TEF: LSE, Southampton and Liverpool get bronze

Many campus-based and post-92 universities claim gold in government-backed league table

June 22, 2017
Gold medals

The London School of Economics and the University of Southampton are among some of the world-renowned UK higher education institutions to be awarded bronze in the first teaching excellence framework (TEF).

The University of Liverpool was the third member of the Russell Group of elite research-focused institutions to be handed the lowest ranking in the UK’s first institutional assessment of teaching quality, which was published on 22 June.

Other well-known institutions to receive a bronze award include Soas, Goldsmiths and St George’s, a highly rated medical school – all part of the University of London – with 12 of the 25 bronze higher education institutions based in the capital.

The lowly ranking of the LSE – the UK’s fifth highest-ranked university in the Times Higher Education World University Rankings 2016-2017 – puts it on a par with London Metropolitan University and the University of East London, and will provoke much discussion about the TEF, which is based on metrics related to graduate outcomes, student satisfaction scores and course completion rates, as well as a 15-page submission from providers.

Overall, a third of the 137 higher education institutions and alternative providers with university status assessed in the TEF received gold awards, including the universities of Cambridge and Oxford, as well as six other Russell Group institutions (the universities of Birmingham, Exeter, Leeds and Nottingham, plus Imperial College London and Newcastle University). Ten of the 21 Russell Group members entered into the TEF (48 per cent) gained silver – roughly the same proportion of institutions that achieved this level across the entire university sector (49 per cent).

However, several universities that fare less well on traditional league tables have also been awarded gold, such as Bangor University, and the universities of Derby and Northampton. Coventry University and the University of Portsmouth are some of the other post-92 institutions to scoop the TEF’s top ranking – outperforming their older and more heralded neighbours at the universities of Warwick (silver) and Southampton (bronze).


Vital statistics: key figures and performance by mission group (percentage)

Key figures and performance by mission group (percentage)

Source: THE Analysis


Dominic Shellard, vice-chancellor of De Montfort University, which also took a gold award, said that the TEF was “a massive game changer” that would “create new hierarchies of universities”.

“Its results will have a huge impact on admissions and on international recruitment,” said Professor Shellard.

“If you look at what the TEF measures, it’s exactly the kind of things that provoke questions from students and parents on open days – for instance, how will you support students to gain a rewarding job? So applicants will be interested in its results,” he added.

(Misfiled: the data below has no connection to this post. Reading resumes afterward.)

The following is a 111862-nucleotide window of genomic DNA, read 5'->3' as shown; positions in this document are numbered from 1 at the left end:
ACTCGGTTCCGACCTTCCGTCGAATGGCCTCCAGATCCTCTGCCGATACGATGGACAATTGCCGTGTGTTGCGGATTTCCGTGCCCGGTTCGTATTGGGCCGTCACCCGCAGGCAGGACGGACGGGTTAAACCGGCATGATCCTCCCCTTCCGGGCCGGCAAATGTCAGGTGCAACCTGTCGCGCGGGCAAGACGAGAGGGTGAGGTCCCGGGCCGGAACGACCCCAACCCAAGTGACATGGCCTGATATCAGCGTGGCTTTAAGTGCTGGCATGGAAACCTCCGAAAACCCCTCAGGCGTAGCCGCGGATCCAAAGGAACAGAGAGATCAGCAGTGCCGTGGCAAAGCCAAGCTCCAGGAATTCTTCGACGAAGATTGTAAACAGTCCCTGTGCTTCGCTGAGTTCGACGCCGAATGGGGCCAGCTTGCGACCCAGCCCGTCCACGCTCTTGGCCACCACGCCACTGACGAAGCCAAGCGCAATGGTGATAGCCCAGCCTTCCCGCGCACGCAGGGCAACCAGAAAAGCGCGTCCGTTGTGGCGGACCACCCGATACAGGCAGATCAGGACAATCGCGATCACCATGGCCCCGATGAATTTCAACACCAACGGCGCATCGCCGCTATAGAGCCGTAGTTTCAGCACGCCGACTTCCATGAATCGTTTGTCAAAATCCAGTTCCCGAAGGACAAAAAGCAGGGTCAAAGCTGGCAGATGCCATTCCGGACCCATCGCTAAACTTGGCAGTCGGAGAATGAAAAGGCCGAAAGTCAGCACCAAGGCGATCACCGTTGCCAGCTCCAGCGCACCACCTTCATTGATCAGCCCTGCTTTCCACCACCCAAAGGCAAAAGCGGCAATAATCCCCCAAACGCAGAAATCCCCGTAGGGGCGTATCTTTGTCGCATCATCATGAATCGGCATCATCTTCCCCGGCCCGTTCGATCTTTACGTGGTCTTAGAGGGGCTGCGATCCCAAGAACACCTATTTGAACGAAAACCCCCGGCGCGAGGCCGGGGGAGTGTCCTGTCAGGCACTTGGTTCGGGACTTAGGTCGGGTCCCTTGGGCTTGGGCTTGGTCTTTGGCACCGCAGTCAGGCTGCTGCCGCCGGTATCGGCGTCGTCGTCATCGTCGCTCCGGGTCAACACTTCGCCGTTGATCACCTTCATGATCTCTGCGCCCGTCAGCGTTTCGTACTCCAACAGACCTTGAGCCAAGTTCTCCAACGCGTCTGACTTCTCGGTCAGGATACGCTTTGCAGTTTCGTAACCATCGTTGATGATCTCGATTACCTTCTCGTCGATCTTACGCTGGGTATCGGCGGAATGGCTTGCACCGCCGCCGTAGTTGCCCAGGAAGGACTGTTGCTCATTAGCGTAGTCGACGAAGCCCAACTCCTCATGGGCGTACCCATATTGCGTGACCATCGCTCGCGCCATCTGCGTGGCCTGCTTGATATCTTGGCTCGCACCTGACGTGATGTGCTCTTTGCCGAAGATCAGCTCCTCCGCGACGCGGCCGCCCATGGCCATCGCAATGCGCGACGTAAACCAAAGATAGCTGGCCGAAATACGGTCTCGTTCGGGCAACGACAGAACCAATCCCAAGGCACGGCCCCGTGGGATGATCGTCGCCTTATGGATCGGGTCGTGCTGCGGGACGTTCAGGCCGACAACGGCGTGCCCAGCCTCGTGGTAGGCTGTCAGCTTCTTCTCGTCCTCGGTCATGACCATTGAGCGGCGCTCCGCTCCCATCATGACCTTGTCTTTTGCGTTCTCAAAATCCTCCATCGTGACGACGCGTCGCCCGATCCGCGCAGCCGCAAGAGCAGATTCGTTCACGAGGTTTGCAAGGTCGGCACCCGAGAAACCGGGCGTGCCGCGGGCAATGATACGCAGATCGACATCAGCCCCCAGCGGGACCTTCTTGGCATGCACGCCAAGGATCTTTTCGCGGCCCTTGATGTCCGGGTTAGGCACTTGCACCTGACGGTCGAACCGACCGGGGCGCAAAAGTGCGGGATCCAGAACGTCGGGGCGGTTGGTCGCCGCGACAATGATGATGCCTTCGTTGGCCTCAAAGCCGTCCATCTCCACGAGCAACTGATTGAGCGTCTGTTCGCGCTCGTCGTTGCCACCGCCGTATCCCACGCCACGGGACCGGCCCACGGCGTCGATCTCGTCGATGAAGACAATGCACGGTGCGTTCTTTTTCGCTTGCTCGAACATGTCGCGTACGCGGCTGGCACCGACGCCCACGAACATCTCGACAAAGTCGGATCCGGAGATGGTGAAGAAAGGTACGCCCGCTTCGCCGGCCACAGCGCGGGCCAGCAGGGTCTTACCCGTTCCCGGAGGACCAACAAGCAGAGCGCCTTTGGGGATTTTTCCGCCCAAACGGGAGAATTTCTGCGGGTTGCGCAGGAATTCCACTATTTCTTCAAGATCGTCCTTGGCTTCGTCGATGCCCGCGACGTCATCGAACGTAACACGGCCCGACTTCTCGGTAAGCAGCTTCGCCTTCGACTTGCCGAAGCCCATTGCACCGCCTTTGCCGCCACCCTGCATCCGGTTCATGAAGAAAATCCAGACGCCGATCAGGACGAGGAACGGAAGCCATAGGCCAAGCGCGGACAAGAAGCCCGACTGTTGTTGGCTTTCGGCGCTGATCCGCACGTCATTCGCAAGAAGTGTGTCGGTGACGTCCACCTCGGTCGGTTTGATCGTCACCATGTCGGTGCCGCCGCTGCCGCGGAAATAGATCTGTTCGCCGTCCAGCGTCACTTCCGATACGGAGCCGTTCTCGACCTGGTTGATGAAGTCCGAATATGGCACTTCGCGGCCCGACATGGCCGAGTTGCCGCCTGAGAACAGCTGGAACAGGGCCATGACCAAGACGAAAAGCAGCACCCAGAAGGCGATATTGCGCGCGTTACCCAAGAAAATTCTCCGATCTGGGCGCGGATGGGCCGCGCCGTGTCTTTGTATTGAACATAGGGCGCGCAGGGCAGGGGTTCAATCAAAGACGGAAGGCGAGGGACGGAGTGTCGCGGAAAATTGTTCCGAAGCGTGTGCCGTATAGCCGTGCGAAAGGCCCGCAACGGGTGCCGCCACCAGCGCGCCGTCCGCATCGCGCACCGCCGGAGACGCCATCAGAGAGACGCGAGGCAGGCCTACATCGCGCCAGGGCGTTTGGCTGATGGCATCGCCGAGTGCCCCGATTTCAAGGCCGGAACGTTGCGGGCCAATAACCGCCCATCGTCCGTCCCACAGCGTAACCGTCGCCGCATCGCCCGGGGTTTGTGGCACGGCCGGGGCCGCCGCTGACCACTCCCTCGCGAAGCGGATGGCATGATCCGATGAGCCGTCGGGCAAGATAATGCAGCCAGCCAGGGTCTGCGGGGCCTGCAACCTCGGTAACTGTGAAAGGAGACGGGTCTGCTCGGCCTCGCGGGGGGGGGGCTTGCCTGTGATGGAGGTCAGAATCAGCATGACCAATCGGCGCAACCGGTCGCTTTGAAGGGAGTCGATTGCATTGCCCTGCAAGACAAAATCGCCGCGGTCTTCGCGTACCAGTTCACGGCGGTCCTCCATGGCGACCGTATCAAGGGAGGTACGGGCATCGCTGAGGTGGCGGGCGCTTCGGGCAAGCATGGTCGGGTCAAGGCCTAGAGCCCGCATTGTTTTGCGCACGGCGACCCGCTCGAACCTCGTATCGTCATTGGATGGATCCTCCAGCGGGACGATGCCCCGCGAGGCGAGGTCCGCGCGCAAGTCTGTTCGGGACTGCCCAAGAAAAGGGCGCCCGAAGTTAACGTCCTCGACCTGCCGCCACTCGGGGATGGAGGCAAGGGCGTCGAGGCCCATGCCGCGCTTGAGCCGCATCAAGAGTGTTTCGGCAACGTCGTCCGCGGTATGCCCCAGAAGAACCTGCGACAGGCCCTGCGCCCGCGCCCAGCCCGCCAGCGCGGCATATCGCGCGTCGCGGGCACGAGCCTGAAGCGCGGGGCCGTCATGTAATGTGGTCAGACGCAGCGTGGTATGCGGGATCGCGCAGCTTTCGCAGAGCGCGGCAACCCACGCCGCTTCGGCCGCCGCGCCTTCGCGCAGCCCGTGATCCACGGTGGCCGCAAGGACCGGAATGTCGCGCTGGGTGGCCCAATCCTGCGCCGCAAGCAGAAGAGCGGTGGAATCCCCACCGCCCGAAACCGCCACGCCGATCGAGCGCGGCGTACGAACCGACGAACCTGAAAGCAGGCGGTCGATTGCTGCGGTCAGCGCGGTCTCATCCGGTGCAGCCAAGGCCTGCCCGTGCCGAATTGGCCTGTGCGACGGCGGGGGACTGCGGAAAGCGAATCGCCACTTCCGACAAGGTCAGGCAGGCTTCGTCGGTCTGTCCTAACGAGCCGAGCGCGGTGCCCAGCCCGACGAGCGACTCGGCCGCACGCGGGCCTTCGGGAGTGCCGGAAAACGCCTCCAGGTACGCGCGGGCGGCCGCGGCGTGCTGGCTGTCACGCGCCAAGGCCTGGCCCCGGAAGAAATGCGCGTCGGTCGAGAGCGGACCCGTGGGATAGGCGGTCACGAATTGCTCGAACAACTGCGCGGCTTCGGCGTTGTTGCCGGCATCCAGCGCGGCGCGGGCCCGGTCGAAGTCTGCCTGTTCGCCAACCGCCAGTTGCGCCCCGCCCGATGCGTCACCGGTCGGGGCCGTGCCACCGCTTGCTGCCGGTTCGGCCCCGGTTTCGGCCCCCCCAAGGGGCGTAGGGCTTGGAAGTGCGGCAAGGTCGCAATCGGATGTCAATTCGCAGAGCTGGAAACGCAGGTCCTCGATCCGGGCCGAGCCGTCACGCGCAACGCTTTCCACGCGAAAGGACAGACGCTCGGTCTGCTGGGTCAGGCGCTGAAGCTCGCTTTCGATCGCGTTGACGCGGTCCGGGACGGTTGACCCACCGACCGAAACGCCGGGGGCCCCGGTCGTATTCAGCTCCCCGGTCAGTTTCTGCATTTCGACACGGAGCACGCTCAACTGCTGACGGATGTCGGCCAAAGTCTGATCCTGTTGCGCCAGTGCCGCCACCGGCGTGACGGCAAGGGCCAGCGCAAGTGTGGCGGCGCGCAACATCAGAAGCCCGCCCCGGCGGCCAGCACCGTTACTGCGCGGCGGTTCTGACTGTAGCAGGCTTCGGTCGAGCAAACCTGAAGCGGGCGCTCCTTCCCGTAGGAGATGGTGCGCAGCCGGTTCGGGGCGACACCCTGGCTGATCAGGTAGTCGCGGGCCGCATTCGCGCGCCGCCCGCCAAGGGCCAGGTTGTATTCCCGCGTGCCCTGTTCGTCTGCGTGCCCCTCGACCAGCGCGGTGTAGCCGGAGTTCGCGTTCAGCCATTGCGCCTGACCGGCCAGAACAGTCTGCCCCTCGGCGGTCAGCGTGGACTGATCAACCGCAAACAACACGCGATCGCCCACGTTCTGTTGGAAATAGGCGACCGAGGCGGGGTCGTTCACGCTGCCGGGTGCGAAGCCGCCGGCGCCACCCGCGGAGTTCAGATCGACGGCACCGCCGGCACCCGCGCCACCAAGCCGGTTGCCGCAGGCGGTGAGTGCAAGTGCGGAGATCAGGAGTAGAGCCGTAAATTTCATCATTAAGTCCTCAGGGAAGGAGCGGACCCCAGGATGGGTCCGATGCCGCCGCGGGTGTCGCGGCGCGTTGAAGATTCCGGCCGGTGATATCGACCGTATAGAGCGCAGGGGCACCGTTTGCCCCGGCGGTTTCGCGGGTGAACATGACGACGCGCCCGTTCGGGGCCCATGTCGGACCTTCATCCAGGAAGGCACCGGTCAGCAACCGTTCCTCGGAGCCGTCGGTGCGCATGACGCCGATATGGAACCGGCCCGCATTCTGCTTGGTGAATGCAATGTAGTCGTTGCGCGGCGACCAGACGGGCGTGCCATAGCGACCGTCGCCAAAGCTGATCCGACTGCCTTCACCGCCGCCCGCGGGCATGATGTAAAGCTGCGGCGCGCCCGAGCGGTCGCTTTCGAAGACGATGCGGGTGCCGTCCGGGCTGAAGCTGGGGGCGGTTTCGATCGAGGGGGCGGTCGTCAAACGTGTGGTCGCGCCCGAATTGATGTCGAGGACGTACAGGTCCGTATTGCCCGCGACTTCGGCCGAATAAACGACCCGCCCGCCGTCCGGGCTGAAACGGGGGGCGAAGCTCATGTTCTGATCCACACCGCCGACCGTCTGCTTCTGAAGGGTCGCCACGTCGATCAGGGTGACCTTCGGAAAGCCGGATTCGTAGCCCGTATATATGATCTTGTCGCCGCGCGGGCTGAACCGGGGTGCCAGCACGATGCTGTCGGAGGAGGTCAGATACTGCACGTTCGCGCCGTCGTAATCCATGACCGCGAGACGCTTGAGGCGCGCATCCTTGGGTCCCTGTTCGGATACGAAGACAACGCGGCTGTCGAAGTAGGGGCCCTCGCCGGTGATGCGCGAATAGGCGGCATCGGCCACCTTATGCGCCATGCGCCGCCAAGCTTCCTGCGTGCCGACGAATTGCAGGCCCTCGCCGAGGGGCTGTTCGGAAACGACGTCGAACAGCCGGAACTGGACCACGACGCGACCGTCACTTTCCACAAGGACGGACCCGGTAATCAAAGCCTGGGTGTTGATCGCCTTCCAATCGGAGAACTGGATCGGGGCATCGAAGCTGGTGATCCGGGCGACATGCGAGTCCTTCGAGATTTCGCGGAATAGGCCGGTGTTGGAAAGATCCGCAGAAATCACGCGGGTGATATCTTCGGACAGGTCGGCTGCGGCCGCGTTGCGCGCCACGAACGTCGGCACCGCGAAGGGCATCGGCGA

Professor Shellard said that he was “quite surprised” by the detailed feedback from the TEF panel, indicating that assessors had absorbed some of the more nuanced arguments laid out by institutions.

“I thought that it would be purely metrics-based with the narrative adding only a little, but I think that they’ve moved away from an assessment that is 100 per cent on metrics, which makes [the results] more plausible,” he said.

“We know there are some of the big beasts in bronze [that] will make a big fuss, but that will be the wrong strategy,” he added.

Writing for THE, Chris Husbands, who chaired the TEF and is vice-chancellor of silver winner Sheffield Hallam University, said that “institutions with a gold rating come from all parts of the sector, with different missions and approaches”.

“Their practices do, however, have some common and compelling characteristics,” said Professor Husbands, highlighting engagement with students that “takes their interests, needs, aspirations and trajectories seriously and sees them as real partners in the development of teaching, going way beyond instances of student representation”.

It was important to remember, added Professor Husbands, that “there is no sense in which any TEF ratings constitute ‘failure’ [as] awards go above and beyond the already stringent baseline standards for quality in UK higher education”, while silver and bronze institutions often had “seams of gold” in certain areas of academic provision.

Tim Bradshaw, the acting director of the Russell Group, said that its institutions deliver “an outstanding student experience where teaching is enhanced by world-class research and facilities” and that the “current TEF model risks understating how well some universities are performing”.

The TEF’s assessment of performance “against expected benchmark values based on student profiles, rather than absolute outcomes” means that “some universities may find it near impossible to secure a gold or silver TEF rating even if they are outperforming most other institutions”, said Dr Bradshaw.

“If TEF rankings are taken at face value, then it is easy to imagine potential students ruling out otherwise excellent universities on the basis of an untested measure that does not fully reflect the experience universities provide,” he added.

jack.grove@timeshighereducation.com

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